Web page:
Sunday, December 1, 2013
Shoe Review: Mizuno Wave Elixir
How do you know when it's time to buy new running shoes? The correct answer is to keep track of your mileage and once you reach the known life of your shoes, replace them. I have not been following this protocol. I usually run my shoes into the ground with reckless abandon. Once I start to feel any sort of pain (usually in my knees) I know it's time to get new shoes. This is a dicey strategy because while I have been able to get a lot more miles out of my shoes than prescribed, I have to replace them immediately upon feeling the ache or pain, otherwise face risk of serious injury and time off of running. A few days ago I started feeling some foot pain after a run. Stupidly, I ran 11 miles the next day and 9 miles the day after that. The pain worsened, I had to take a day off of running, and I knew it was time to spend money on new shoes.
Anyhow, on to the new shoes! I first tried on the Brooks Pure Connect, Saucony Kinvara, and Nike Free 3.0. I've tried on the Connect and Kinvara before and I immediately noticed the same thing I have noticed before about these shoes. For me, there is too much material underneath the arch of the foot. I'd say I have a medium arch, but I really don't like anything to be built up under there. My take is that the natural function of the arch is to support your foot and help absorb the impact of your steps and I DO NOT like anything underneath it messing with the natural mechanics of that mechanism. In addition, I found the Kinvara too wide, especially in the toe box; I have a narrower foot. The Nike Free 3.0's felt decent, but there was not much cushion at all. They didn't feel like they'd have the gusto to last muchos miles.
I then went to Trysports at Mayfaire (where I should have gone from the start and am embarrassed to say that I did not) and tried on the Mizuno Wave Elixir. As soon as I slipped my foot into this shoe it felt fantastic! I was pretty much sold before I even went outside and gave them a test spin. Sometimes you just know when the shoe fits. And when I did go outside and run in them, they still felt great. My foot didn't even hurt one bit! They felt like a minimalist shoe with just the right amount of cushioning to hold up over long runs and increasing training mileage. I wanted to buy them right then and there.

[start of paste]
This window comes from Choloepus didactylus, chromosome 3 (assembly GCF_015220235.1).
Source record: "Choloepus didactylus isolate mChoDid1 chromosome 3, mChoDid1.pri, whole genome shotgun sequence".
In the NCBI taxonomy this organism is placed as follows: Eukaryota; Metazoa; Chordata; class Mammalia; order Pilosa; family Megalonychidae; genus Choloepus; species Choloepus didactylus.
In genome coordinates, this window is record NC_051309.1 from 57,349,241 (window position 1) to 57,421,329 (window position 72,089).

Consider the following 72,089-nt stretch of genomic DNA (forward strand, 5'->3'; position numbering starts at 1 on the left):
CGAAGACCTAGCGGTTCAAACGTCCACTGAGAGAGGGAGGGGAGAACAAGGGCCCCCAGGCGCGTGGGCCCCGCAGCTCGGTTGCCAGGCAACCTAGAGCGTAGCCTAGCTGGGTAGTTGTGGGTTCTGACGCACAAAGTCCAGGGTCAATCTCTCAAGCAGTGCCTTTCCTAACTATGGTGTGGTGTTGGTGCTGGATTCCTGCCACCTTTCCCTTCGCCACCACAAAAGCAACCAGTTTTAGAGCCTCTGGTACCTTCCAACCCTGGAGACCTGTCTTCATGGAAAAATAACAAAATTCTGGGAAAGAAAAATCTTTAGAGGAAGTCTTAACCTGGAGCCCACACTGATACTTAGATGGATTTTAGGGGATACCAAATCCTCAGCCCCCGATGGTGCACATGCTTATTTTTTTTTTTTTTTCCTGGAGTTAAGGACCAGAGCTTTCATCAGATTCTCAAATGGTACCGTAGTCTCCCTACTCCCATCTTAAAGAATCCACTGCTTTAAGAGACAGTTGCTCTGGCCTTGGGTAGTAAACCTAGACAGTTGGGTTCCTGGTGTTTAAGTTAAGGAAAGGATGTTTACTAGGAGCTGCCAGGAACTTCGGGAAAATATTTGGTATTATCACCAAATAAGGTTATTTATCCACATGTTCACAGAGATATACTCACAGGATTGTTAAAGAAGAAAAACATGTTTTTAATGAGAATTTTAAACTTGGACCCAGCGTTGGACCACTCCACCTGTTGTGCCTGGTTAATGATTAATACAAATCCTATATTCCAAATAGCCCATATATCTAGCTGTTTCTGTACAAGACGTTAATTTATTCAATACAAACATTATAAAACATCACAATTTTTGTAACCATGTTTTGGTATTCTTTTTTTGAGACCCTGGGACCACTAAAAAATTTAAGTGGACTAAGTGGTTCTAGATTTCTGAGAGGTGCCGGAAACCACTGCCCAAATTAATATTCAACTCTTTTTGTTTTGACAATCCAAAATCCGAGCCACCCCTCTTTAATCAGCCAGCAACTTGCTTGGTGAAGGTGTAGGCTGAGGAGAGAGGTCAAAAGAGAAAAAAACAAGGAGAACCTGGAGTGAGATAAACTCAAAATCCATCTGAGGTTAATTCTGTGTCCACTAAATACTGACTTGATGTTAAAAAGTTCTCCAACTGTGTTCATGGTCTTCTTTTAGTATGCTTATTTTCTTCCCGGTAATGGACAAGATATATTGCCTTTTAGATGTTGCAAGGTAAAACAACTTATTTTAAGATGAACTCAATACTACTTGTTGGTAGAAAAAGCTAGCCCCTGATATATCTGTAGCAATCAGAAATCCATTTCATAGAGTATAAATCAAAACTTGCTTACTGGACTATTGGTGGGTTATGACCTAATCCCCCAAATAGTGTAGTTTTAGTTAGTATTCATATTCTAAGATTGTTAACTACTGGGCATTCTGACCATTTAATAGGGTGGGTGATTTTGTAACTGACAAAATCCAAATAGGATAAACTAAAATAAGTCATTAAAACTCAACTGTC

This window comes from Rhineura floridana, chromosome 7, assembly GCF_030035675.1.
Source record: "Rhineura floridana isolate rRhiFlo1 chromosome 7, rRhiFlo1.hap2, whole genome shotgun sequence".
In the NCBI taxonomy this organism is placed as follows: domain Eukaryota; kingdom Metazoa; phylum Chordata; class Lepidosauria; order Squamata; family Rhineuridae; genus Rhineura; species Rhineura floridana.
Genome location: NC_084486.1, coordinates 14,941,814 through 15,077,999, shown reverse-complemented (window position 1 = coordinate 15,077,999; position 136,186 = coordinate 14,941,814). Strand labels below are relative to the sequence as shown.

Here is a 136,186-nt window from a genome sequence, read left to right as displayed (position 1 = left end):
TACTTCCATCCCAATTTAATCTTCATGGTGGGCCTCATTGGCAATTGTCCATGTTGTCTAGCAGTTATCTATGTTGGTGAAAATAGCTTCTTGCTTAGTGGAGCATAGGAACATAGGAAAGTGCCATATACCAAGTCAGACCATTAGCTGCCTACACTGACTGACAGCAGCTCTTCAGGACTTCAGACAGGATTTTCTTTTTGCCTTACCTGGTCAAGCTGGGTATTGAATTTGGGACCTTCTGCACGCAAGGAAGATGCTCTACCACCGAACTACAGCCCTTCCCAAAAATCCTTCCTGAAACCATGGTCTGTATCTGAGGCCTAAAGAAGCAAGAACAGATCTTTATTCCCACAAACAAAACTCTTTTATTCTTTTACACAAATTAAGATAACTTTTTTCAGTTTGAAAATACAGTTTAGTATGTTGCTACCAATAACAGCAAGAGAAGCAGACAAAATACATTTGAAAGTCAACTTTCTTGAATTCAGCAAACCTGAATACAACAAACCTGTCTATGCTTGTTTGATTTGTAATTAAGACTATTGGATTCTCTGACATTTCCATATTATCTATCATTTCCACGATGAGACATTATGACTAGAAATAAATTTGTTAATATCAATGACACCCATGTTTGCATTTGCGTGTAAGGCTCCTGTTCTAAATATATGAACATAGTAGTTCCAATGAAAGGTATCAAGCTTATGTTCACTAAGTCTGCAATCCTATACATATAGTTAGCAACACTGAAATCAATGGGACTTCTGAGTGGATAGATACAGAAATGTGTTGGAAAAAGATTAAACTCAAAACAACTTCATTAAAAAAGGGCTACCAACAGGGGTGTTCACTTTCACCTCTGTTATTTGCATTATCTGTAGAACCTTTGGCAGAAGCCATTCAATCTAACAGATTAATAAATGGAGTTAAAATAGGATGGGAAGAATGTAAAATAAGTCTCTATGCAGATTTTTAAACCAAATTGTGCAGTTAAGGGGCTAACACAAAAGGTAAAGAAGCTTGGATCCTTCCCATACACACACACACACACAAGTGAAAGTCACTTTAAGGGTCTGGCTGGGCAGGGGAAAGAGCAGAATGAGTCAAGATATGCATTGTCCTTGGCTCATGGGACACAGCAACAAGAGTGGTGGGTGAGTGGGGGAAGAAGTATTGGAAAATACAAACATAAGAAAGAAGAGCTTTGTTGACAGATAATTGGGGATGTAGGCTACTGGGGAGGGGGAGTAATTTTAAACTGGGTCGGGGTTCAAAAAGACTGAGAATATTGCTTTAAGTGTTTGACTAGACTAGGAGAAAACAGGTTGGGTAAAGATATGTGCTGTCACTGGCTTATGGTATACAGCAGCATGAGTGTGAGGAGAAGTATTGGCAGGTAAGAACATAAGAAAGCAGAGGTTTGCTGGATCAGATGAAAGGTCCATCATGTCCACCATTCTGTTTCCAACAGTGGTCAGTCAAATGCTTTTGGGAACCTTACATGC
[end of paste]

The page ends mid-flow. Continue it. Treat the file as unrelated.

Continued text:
However, I obliged the helpful sales guy and proceeded to try on the Brooks Pure Flow, Brooks T7 Racer, & Mizuno Wave Sayonara. The Flow actually felt decent, but didn't fit as snugly on my foot as the Elixir. I've always thought the T7 Racer looks really cool and have wanted to try that shoe for a while now. It felt like I could run a really fast 5K in those shoes! They were super light and would be perfect for racing or speed training, but maybe not so ideal for marathon training. The Sayonara's just felt awkward across the top of my foot and I didn't care for them.
So, of course I went with the Elixir. I had my first run in them today and was super pleased. They were lightweight, comfortable, and provided just enough cushioning. I'm a very neutral runner and they allowed me to maintain my mid-foot strike. I had no foot pain whatsoever and no blisters or hotspots. I did a total of 10 miles at about 7:15 pace and felt awesome. These shoes remind me a lot of the old Mizuno Musha that I used to run in and really liked. They are also similar to the Pearl Izumi Isotransition, which were a dream come true shoe for me. Definitely a solid shoe for anyone looking for a lightweight, minimalist, training shoe on which you can rack up some marathon miles. Mizuno got this one right when they pegged the Elixir as "a performance shoe with just enough support that also delivers on longer training runs." And as for looks, they may not be the prettiest shoes I've ever seen, but they do have a certain attitude about them, and I like that.